Compulsive: A great deal is known about suicide, but clearly, it is always better to assume that the threat is quite real. That said, I have seen more than a few patients who use suicidal threats to control friends, family, and doctors t.
However, here are some of the factors that need to be weighed when assessing suicidal threat:
1. Does the patient currently have a diagnosable mental disorder – examples include depressive disorders, substance abuse disorders, and some of the more severe personality disorders? Is the patient obsessive-compulsive.
2. Does the patient have a personal history that would lead to suicidal concerns – examples include prior suicidal attempts, aborted attempts or other forms of self harm?
3. Does the patient have a current medical diagnosis – examples would include orthopedic and pain disorders?
4. Is there a family history of suicide, suicidal attempts or mental disorder?
5. What are the patients individual strengths as well as vulnerabilities?
6. What are his/her coping skills, personality traits, past responses to stress, capacity for reality testing and history of tolerance of emotional pain?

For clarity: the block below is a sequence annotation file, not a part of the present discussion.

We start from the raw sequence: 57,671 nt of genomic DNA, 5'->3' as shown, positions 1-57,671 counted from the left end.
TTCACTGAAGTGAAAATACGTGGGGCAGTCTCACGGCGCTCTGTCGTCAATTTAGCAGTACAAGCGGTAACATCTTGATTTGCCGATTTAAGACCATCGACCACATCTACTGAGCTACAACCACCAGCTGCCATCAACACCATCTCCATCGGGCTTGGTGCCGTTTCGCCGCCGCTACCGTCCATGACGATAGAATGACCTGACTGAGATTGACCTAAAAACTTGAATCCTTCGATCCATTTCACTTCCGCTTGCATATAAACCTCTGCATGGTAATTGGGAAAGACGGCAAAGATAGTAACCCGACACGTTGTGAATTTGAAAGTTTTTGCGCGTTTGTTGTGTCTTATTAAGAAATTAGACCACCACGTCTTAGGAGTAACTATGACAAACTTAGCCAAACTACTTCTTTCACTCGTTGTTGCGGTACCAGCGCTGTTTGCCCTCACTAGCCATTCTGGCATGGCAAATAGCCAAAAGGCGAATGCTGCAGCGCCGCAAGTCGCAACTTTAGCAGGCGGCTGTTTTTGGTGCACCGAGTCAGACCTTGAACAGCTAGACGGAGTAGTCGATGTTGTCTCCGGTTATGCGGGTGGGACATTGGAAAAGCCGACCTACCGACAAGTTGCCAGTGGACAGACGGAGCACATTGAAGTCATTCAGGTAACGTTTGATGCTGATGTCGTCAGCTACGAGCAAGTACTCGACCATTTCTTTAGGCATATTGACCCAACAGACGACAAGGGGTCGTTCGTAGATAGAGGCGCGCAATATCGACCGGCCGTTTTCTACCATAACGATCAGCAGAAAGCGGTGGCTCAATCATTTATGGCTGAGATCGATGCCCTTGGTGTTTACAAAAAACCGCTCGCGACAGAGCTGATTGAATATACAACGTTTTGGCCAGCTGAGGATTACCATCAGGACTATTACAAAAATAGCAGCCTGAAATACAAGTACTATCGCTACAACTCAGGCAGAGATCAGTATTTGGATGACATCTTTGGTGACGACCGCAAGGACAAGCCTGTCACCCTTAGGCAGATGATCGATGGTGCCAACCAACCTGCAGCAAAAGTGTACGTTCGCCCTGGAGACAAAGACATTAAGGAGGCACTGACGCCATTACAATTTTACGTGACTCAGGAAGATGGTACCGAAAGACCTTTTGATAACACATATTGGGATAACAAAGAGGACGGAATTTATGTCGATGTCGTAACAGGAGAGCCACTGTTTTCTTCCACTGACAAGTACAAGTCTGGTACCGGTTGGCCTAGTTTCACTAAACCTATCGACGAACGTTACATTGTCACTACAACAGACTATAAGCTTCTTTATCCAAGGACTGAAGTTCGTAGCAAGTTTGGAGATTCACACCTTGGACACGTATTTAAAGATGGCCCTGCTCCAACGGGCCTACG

7. What is the patient’s current psychosocial status – for example are there chronic and acute stressors, a recent change in status, the quality of the support system and the patient’s religious beliefs?
8. What is the nature of the suicidal ideation, plan, behaviors, intent, and method being considered (Eg. do they have access to a firearm)? Is the patient joyless, anxious and does the patient believe that they have a reason for living? Are they currently substance abusing? Do they also have homicidal ideation?
This is the briefest of overviews, but suffice it to say that despite the use of such threats as a form of malingering, all suicidal threats need to be taken seriously and assessed professionally.